Frost v. Cedar County Board of SupervisorsAnnotate this Case
163 N.W.2d 432 (1968)
Alex FROST and Mary Joy Frost, Appellants, v. CEDAR COUNTY BOARD OF SUPERVISORS, Acting for and In Behalf of Cedar County, Appellee.
Supreme Court of Iowa.
December 10, 1968.
*433 Norton, McClintock & Freese, Lowden, for appellants.
Max R. Werling, Tipton, County Atty., for appellee.
The sole question on this appeal is whether attorney fees are allowable in county condemnation proceedings instituted under section 306.21 et seq., Code, 1966, when the amount of damages is increased on appeal to the district court. The trial court denied plaintiffs' motion for such an allowance. Plaintiffs have appealed. We affirm.
The facts are not in dispute. Defendant County caused 0.731 acres of plaintiffs' land to be condemned for the purpose of constructing shoulders on the secondary road adjacent to plaintiffs' farm. On plaintiffs' appeal the district court jury fixed the award at $4000 which was a substantial increase of the amount determined by the appraisers.
I. Section 306.21 authorizes boards of supervisors on their own motion to change any secondary road in the county including widening thereof. Section 306.22 provides if the board and the landowners are unable to agree on the amount to be paid for the land for such road improvement then the board shall select one appraiser, the owner shall select one appraiser and these two shall select a third. Section 306.25 requires the appraisers to take an oath before the county auditor and to assess the damages and make a written report thereof to the board of supervisors. Section 306.26, 306.27 and 306.28 provide for hearing on objections by interested parties and awarding of the amount of damages by the board to claimants for land to be taken.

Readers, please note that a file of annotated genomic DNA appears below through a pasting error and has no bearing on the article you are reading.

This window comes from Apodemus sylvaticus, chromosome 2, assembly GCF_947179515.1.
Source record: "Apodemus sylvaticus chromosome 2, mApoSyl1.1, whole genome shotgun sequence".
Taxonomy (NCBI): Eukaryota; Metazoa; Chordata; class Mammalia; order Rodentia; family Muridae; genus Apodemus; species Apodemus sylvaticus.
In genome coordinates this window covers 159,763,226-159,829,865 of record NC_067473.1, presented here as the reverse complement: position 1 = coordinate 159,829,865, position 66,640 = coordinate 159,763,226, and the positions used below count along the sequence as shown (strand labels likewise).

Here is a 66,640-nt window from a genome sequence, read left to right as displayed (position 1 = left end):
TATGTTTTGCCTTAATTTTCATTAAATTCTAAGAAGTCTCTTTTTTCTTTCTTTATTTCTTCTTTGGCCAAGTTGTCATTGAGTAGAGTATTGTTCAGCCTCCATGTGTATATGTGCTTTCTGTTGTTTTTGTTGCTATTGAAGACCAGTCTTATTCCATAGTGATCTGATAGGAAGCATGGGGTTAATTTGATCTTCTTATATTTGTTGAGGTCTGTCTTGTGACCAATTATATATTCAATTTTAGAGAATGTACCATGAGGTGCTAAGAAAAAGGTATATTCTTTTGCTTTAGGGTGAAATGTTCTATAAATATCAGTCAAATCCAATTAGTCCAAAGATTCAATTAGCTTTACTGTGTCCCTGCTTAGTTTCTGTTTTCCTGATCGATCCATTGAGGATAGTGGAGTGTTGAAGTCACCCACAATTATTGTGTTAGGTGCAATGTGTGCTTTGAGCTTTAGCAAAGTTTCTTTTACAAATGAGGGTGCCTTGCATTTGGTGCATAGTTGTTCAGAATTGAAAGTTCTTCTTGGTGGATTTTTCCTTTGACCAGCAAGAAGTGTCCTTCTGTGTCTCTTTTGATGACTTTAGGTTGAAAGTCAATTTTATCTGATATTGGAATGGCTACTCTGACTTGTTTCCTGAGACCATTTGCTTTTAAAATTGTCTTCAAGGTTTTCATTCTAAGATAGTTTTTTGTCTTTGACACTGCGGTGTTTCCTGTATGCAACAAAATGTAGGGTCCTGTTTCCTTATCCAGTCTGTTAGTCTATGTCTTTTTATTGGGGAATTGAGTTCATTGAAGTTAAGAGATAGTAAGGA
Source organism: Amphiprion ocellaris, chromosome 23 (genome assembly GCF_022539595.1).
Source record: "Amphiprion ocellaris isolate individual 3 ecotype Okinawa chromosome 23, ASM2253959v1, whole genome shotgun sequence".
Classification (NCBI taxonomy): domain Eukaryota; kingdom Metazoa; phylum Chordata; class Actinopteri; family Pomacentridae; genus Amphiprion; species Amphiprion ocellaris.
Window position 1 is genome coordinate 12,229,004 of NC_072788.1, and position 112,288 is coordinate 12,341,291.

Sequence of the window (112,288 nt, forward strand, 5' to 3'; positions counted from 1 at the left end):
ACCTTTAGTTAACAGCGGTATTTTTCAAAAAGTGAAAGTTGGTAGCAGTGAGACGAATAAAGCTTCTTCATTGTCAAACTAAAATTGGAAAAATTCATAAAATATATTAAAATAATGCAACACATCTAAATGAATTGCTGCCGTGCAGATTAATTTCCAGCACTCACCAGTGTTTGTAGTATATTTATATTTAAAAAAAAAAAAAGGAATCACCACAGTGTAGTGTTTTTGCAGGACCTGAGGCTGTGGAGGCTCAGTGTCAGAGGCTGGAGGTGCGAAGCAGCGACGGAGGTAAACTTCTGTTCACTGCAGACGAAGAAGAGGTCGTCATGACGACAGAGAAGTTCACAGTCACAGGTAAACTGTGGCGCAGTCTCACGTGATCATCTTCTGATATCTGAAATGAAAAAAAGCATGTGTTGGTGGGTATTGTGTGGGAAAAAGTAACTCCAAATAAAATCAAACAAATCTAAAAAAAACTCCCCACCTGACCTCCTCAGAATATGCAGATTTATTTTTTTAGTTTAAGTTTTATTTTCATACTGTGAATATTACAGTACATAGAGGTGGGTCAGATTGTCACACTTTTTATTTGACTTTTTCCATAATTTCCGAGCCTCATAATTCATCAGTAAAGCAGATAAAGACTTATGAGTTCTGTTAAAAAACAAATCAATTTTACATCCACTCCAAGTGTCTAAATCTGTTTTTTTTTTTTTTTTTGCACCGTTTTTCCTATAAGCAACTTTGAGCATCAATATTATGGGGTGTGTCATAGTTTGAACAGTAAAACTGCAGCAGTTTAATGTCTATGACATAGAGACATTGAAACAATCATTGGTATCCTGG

Section 306.29 provides: "Appeals. Claimants for damages may appeal to the district court from the award of damages in the manner and time for taking appeals from the orders establishing highways generally."
Code section 472.1 states: "Procedure provided. The procedure for the condemnation of private property for works of internal improvement, and for other public uses and purposes, unless and except as otherwise provided by law, shall be in accordance with the provisions of this chapter."
Under the provisions of chapter 472, Code, 1966, the procedure under eminent domain requires appointment of a commission of six freeholders to assess damages for land to be taken. The appointment of the commissioners is made by the sheriff of the county where the land is located in all such condemnations except when the damages are payable out of the state treasury *434 in which event the Chief Justice of this court makes the appointment. Following hearing the commission's written appraisement and award of damages is filed with the sheriff.
Section 472.18 et seq., provides in detail the manner and time for appeal to the district court by land owners who are not satisfied with the commission's award.
Section 472.33 provides: "Costs and attorney fees. The applicant shall pay all costs of the assessment made by the commissioners. The applicant shall also pay all costs occasioned by the appeal, including reasonable attorney fees to be taxed by the court, unless on the trial thereof the same or a less amount of damages is awarded than was allowed by the tribunal from which the appeal was taken."